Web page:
• andrew

Kids (and adults) think there is something natural about the place value. So the pattern has to make sense within groups of 10. What I mean is, I’m guessing the kid would continue the pattern

25 29 33 37 39 41 45 49 53 57 59 61 65 69 etc

or something similar. In other words, thinking that each digit should form its own pattern.

PS This is my first comment. I think this site is a brilliant idea.

• I also thought that maybe this student was considering the ones and tens separately, in which case perhaps s/he thought the tens should go 2, 2, 3, 3, 3… then four fours, etc. S/he observed the ones are increasing, but 9 is as high as you can go even though it doesn’t quite fit the pattern.

Another thought: Maybe the answer drew on some knowledge or common sense about the context, “story time”. Maybe there are only 39 students in this child’s class, for example, and s/he reasons that’s the maximum, pattern or no pattern.

• Eileen

I bet the child recognized both that the pattern was increasing, and that the ones’ digits were all odd. So continuing those two elements, 39 makes perfect sense!

• Jinjer Markley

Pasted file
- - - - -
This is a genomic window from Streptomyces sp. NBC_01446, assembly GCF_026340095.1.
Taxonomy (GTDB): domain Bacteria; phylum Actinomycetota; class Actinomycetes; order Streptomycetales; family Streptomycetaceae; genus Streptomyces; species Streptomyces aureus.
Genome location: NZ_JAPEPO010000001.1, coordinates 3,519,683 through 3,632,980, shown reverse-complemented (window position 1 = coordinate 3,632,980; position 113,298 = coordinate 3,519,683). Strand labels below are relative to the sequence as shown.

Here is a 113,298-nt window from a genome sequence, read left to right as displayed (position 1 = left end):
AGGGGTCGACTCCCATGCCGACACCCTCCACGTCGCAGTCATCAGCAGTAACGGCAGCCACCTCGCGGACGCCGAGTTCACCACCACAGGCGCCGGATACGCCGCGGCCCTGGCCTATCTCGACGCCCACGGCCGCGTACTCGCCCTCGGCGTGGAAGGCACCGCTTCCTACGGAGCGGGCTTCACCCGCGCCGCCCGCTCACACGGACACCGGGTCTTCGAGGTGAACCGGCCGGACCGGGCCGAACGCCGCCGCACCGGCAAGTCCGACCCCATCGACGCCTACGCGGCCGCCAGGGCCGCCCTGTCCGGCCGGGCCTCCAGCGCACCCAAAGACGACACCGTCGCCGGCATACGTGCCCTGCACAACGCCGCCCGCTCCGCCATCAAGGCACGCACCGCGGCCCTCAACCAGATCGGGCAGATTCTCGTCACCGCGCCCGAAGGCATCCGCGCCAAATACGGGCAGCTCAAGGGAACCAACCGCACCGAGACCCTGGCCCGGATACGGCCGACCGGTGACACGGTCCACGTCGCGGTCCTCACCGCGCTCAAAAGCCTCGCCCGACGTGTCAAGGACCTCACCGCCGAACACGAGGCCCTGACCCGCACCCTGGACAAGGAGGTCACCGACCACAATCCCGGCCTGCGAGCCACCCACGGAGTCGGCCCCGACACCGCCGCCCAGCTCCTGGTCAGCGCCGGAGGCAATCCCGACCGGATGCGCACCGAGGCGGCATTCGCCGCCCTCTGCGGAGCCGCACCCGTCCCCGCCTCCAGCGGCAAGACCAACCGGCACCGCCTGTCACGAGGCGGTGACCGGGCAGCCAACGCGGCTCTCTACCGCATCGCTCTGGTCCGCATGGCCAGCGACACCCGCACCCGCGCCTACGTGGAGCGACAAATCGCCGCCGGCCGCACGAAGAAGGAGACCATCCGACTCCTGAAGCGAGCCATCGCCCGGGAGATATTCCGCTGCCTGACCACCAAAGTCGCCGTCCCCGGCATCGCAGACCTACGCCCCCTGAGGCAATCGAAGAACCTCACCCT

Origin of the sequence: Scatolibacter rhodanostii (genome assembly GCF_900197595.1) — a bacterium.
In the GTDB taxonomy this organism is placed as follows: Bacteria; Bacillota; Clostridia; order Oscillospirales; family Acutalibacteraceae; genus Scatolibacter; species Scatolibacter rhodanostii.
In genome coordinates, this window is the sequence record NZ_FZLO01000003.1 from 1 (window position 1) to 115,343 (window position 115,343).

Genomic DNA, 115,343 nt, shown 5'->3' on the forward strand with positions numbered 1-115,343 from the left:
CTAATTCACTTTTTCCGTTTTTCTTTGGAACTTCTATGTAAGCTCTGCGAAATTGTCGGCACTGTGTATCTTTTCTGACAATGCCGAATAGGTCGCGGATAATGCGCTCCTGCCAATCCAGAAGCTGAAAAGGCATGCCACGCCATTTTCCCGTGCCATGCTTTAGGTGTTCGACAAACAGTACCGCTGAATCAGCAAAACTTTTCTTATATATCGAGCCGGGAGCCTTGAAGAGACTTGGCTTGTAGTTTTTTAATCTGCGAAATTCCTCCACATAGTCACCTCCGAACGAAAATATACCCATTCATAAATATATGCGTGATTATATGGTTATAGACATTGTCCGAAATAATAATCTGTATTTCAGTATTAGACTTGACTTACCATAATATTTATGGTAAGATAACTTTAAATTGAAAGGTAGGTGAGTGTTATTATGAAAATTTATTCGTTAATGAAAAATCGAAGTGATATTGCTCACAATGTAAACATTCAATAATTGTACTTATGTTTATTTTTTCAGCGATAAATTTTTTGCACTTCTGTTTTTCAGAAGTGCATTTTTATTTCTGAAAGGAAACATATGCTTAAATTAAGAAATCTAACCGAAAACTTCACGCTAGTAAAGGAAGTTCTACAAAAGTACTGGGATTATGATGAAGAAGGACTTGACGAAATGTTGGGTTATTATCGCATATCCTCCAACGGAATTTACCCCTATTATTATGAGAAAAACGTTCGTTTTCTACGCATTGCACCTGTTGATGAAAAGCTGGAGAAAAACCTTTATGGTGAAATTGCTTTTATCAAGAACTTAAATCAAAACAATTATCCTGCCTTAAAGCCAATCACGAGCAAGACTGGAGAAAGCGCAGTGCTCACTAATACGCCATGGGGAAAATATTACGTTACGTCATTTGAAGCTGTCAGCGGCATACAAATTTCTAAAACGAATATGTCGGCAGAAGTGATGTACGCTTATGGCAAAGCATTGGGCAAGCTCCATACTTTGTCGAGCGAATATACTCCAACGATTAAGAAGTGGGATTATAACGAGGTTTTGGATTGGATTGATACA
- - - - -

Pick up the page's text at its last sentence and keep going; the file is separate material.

This makes the most sense to me. After all, a “pattern” could be any pattern, it doesn’t have to be the arithmetic pattern the question intended. It seems that this type of question could be opened up to a discussion, even with little guys, about different patterns they see. What is changing, and what is staying the same? It would be great to pick a pattern that could be interpreted in several different ways for the discussion, and decide as a class how to talk about those different kinds of patterns.

• Daniel Pitre

Jinger, I love starting work with patterns that only show the first two terms. It leaves it open for a much wider variety of solutions. For example, a pattern begins 2, 6, how might it continue. There are a great variety of solutions that would lead to some real rich discussion